Under Armour's Sales Slump Just Got Much Worse
It's been a mostly terrible year for Under Armour. Last week, we detailed that the company launched a subscription box in the hopes of revitalizing slumping sales. This week, we got word that the company is in much worse shape than we initially thought.
According to The Washington Post, the company announced on Tuesday that sales are down for the first time since 2005. The bad news sent the company's stock declining nearly 19 percent.
“This is an abrupt about-turn for a company that, until recently, was on a mission to challenge the might of Nike,” Neil Saunders, managing director of the analytical firm GlobalData Retail, said in an email to The Washington Post. “Under Armour has become just another brand in a sea of brands.”
Saunders pointed to multiple problems that landed Under Armour in this situation. The first being that the company has not managed to cultivate a loyal following. He also said the company has not resonated with women the way its rivals, like Nike and Adidas, have. In addition, Sports Authority and Sports Chalet's bankruptcy filings have posed some hurdles for the company. All these factors are culminating in what Patrik Frisk, the company's president and chief operating officer, is calling a perfect storm.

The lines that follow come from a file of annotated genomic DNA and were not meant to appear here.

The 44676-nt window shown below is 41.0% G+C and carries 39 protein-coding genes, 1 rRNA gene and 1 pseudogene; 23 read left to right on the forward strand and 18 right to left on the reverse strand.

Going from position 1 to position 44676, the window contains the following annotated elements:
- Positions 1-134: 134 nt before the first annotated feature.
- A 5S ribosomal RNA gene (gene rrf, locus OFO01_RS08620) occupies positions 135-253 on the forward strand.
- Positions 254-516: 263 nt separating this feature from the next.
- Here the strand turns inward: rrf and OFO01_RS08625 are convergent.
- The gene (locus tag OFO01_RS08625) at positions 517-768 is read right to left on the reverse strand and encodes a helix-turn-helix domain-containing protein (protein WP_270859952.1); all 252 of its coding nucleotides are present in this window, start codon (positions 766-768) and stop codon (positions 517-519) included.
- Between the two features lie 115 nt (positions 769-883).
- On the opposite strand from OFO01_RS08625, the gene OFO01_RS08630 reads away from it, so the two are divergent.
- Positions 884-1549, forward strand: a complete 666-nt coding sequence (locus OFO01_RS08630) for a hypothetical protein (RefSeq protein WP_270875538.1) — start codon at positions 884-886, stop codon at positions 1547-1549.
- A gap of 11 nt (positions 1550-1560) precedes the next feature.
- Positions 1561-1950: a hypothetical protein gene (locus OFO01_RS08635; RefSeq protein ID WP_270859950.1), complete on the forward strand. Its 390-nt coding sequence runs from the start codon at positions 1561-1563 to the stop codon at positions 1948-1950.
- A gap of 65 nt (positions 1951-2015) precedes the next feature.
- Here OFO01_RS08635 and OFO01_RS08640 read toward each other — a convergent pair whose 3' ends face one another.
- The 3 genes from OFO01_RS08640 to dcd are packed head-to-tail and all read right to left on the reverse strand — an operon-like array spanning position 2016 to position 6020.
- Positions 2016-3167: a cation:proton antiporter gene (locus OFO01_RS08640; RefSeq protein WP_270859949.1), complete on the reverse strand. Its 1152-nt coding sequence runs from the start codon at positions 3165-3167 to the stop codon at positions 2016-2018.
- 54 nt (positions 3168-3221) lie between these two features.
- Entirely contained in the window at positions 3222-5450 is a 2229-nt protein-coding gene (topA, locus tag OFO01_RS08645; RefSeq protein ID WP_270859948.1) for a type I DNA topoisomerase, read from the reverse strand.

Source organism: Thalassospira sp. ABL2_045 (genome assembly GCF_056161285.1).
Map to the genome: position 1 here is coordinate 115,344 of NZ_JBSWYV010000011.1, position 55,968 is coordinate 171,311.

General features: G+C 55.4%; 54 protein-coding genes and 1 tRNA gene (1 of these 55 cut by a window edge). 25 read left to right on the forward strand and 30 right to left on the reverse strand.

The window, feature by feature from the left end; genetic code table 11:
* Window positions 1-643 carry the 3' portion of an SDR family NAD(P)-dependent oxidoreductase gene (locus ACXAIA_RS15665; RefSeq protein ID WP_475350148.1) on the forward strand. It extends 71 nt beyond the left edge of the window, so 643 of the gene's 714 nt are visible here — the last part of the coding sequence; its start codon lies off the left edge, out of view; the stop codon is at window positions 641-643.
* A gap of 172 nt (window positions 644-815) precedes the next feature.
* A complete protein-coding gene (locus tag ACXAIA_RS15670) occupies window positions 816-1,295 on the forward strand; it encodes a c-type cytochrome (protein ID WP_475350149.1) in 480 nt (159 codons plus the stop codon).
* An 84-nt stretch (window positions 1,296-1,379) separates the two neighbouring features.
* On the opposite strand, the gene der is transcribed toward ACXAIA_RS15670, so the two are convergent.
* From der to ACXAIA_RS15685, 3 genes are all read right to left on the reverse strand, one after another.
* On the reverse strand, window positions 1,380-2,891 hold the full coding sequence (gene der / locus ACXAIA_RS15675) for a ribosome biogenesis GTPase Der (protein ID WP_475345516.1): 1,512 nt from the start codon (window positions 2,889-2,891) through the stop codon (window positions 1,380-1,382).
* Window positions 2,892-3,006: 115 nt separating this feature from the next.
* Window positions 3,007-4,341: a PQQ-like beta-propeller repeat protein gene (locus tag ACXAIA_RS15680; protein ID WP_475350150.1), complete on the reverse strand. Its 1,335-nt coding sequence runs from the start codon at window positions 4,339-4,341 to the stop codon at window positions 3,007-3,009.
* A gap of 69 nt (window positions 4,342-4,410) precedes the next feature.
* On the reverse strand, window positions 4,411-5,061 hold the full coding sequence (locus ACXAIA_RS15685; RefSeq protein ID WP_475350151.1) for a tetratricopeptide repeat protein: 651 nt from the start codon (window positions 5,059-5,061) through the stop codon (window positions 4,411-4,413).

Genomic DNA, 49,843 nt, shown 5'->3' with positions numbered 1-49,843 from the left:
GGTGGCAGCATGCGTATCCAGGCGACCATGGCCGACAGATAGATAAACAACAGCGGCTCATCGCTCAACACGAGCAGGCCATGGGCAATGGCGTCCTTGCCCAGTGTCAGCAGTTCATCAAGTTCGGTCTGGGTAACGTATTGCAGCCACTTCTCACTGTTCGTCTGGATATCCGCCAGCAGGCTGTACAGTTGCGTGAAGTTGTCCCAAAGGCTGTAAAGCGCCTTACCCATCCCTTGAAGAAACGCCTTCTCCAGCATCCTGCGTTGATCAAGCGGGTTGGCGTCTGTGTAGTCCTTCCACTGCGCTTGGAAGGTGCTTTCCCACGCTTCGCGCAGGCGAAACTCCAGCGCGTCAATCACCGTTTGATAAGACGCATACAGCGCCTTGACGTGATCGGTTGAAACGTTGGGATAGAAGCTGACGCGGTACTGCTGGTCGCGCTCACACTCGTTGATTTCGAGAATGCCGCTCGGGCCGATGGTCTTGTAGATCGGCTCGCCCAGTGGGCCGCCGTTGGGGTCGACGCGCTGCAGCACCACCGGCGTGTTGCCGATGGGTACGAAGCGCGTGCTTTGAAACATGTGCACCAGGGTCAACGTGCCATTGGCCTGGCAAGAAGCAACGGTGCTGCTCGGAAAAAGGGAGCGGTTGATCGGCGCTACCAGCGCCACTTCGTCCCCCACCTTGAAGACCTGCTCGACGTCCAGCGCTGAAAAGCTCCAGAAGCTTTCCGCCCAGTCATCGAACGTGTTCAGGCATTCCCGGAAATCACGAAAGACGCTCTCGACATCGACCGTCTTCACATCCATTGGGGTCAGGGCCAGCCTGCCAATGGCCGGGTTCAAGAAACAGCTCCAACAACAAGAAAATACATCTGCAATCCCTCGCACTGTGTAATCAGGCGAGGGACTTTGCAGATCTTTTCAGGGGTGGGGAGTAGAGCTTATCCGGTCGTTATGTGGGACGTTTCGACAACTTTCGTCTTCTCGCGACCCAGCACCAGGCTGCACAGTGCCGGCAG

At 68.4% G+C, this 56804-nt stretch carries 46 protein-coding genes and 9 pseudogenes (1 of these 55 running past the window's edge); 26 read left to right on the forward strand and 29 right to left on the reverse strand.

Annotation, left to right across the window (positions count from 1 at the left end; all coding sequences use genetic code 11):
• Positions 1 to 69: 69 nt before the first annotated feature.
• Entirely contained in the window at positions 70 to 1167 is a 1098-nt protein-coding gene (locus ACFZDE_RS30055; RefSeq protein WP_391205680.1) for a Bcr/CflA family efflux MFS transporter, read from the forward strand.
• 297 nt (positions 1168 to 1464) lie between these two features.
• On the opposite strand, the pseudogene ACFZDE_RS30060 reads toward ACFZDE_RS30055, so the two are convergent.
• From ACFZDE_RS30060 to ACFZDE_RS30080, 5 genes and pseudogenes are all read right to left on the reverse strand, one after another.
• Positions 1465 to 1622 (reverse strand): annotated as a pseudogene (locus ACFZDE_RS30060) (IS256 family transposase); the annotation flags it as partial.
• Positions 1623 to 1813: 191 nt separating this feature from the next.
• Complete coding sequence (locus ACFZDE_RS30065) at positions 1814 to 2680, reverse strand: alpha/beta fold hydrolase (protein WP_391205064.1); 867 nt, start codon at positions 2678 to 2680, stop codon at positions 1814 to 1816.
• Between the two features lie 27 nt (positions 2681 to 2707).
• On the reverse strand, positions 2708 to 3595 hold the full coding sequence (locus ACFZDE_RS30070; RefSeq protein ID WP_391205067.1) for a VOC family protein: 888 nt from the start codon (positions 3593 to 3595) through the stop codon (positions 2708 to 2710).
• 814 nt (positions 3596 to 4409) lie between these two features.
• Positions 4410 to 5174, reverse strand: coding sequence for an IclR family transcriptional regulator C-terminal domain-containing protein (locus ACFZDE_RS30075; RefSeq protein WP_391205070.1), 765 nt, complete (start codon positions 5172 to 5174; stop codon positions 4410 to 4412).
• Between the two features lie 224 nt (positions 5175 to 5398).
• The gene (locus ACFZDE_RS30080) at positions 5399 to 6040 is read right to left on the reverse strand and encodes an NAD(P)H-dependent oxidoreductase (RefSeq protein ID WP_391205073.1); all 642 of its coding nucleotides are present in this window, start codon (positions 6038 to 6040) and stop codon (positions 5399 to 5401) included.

“Both internal and external factors are hitting us really hard," he said in a Tuesday call with analysts.
In terms of the numbers, North American sales fell 12 percent in the most recent quarter, and overall sales fell 4.5 percent. Profits fell 58 percent to $54 million from $128 million last year.
“We are incredibly disappointed with our 2017 performance,” Kevin Plank, Under Armour’s founder and chief executive, said during the call with analysts. “We have not performed to the level we had originally aspired to.”
“In no way, shape or form do we anticipate changing the pricing model that makes Under Armour special and unique,” he continued. “We invented the $25 T-shirt. We’ve pressed the bounds as to what consumers will pay for apparel. That’ll continue. No one is looking for Under Armour to have the $25 hooded fleece. They want Under Armour at the $75 and $100 price points.”
That might be high hopes for the company, as analysts predict consumers will be less likely to get back on board with Under Armour if the company refuses to lower prices.
We don't think Under Armour's demise signals an overarching issue for athletic apparel, but only time will tell.
Hannah Abrams is the senior content editor for Promo Marketing. In her free time, she enjoys coming up with excuses to avoid exercise, visiting her hometown in Los Angeles and rallying for Leonardo DiCaprio to win his
first second Academy Award.